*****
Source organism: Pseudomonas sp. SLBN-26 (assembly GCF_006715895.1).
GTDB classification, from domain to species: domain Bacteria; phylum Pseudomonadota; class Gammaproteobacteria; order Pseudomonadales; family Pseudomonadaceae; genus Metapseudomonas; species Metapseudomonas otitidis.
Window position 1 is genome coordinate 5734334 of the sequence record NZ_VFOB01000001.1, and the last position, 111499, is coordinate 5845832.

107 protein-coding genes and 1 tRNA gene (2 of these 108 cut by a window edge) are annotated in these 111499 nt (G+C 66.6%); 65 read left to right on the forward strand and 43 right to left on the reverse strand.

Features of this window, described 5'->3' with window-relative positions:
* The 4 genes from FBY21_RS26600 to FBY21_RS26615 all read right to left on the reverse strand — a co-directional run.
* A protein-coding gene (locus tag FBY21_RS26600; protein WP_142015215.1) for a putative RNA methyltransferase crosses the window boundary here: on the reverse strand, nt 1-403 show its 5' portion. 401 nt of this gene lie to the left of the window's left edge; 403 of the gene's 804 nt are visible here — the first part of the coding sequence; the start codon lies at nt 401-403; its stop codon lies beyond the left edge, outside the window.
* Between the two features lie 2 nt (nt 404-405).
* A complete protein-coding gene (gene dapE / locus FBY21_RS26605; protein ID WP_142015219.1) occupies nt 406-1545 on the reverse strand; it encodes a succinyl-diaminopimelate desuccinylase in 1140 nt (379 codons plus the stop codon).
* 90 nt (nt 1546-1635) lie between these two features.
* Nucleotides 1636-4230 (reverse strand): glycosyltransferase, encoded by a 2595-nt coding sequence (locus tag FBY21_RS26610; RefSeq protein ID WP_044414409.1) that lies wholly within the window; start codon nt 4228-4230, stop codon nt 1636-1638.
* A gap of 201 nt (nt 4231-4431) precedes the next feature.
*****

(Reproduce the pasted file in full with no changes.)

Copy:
Source organism: Pseudomonas sp. SLBN-26 (assembly GCF_006715895.1).
GTDB classification, from domain to species: domain Bacteria; phylum Pseudomonadota; class Gammaproteobacteria; order Pseudomonadales; family Pseudomonadaceae; genus Metapseudomonas; species Metapseudomonas otitidis.
Window position 1 is genome coordinate 5734334 of the sequence record NZ_VFOB01000001.1, and the last position, 111499, is coordinate 5845832.

107 protein-coding genes and 1 tRNA gene (2 of these 108 cut by a window edge) are annotated in these 111499 nt (G+C 66.6%); 65 read left to right on the forward strand and 43 right to left on the reverse strand.

Features of this window, described 5'->3' with window-relative positions:
* The 4 genes from FBY21_RS26600 to FBY21_RS26615 all read right to left on the reverse strand — a co-directional run.
* A protein-coding gene (locus tag FBY21_RS26600; protein WP_142015215.1) for a putative RNA methyltransferase crosses the window boundary here: on the reverse strand, nt 1-403 show its 5' portion. 401 nt of this gene lie to the left of the window's left edge; 403 of the gene's 804 nt are visible here — the first part of the coding sequence; the start codon lies at nt 401-403; its stop codon lies beyond the left edge, outside the window.
* Between the two features lie 2 nt (nt 404-405).
* A complete protein-coding gene (gene dapE / locus FBY21_RS26605; protein ID WP_142015219.1) occupies nt 406-1545 on the reverse strand; it encodes a succinyl-diaminopimelate desuccinylase in 1140 nt (379 codons plus the stop codon).
* 90 nt (nt 1546-1635) lie between these two features.
* Nucleotides 1636-4230 (reverse strand): glycosyltransferase, encoded by a 2595-nt coding sequence (locus tag FBY21_RS26610; RefSeq protein ID WP_044414409.1) that lies wholly within the window; start codon nt 4228-4230, stop codon nt 1636-1638.
* A gap of 201 nt (nt 4231-4431) precedes the next feature.